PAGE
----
You read a headline like that and most likely think, naturally enough, “okay, but which cartoonist?” And then you probably realize, just as quickly, “oh, duh — himself, of course!” Congratulations on being exactly right.
We’ve talked about Cole Johnson’s self-published minis a couple of times here before, and my earnest hope is that we’ll be able to continue to do so for a long time to come, because this is an artist who has staked out a territory all his own by simply doing the kinds of things he does better than anyone else. Longing for times, friends, lovers gone; restlessness of the heart and mind; the transposing of unfocused affection onto life’s “little things”; ennui of the body and spirit — these are all something more than themes “within his wheelhouse,” they are his raison d’etre; his animating passion; his alpha, omega, and all points between. And nowhere does he zero in on them with such exacting precision as in the pages of 2017’s The Cartoonist, a collection of “one-off” short strips that each stand alone, but fit like a comfortable old sweater within the larger oeuvre of his work.
Fluctuating between quietly contemplative autobio (Johnson, or his nameless stand-in, can’t focus on what he should make a long-form “graphic novel” about in one story, misses opportunities to intellectually or emotionally connect with his significant other in another) and quietly contemplative lyrical analyses about lovers who either want the feeling to last forever or can’t let it go after it’s gone, these are powerfully understated (yeah, I know how that sounds, but it’s still the truth) shots of pure wistfulness easily “mainlined” straight from the page, through the eyes, to the heart.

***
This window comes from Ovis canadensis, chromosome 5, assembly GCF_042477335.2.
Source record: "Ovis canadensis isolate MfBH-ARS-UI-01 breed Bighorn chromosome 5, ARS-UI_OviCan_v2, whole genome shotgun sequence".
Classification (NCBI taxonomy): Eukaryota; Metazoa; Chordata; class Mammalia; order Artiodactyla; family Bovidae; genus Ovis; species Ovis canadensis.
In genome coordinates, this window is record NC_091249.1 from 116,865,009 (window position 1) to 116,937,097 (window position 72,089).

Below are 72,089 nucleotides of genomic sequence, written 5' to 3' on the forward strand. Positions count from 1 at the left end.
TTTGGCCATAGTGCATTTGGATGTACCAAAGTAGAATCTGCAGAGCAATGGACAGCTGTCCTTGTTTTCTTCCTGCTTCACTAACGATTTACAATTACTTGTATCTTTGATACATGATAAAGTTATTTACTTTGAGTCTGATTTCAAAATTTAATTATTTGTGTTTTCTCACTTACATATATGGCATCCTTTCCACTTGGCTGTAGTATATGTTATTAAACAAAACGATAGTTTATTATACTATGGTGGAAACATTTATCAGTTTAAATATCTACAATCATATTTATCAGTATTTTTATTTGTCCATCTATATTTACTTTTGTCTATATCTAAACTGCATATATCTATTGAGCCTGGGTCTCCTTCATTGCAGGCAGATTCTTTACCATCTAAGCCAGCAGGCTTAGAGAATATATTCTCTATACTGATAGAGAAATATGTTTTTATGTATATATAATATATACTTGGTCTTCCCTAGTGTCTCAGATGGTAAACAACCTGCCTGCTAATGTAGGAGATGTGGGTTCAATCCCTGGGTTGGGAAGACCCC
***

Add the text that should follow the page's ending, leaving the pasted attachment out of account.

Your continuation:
Simply-delineated figures expressed via means of sharp, tight lines in front of austere-bordering-on-blank backgrounds drive the thematic tone home with a kind of graceful honesty, but that’s not to say there aren’t occasional missteps — well, okay, one notable misstep : Johnson’s attempt to channel his inner Chester Brown for his directly-linked “How I Read Your Diary” strips robs them of poignancy and trashes the flow of the collection for a few minutes, but fear not : he quickly reverts to his signature, distinctive cartooning style, and as far as bumps in the road go, it proves to be one that’s at least interesting (if unsuccessful), and easily recovered from. It’s not something I’m eager to see him try again, mind you, but anyone whose work is this consistently smooth is allowed the occasional hiccup. I’m not completely heartless, after all.
You’d have to be yourself not to find Johnson’s modest little comic a thing of eerily sublime beauty, though. Eminently easy to relate to and empathize with, these are stories that carry you away on a cloud to somewhere you already know but feel no one else understands — the place where your dreams, hopes, regrets, and shortcomings all coalesce into something that becomes, by default, an “inner life” : seen by few, understood by even fewer, sympathetically portrayed by nobody in a manner this intuitive and authentic.
The Cartoonist harbors no illusions about shaking you to your core — or about anything else, for that matter — but it does just that nonetheless. Cole Johnson may doubt himself every step of the way — it’s a big part of who he is — but that sure doesn’t mean we have any reason to do the same.
This book gets an enthusiastic “must-buy” recommendation from yours truly. It’s available for $5.00 from John Porcellino’s Spit And A Half distro at http://www.spitandahalf.com/product/the-cartoonist-by-cole-johnson/
This review is “sponsored” by — my own damn self, or more specifically, my just-launched Patreon site. If you’d like to receive thrice-weekly updates on the worlds of comics, film, television, and literature — as well as help me continue to do this sort of thing in general — please consider joining up at https://www.patreon.com/fourcolorapocalypse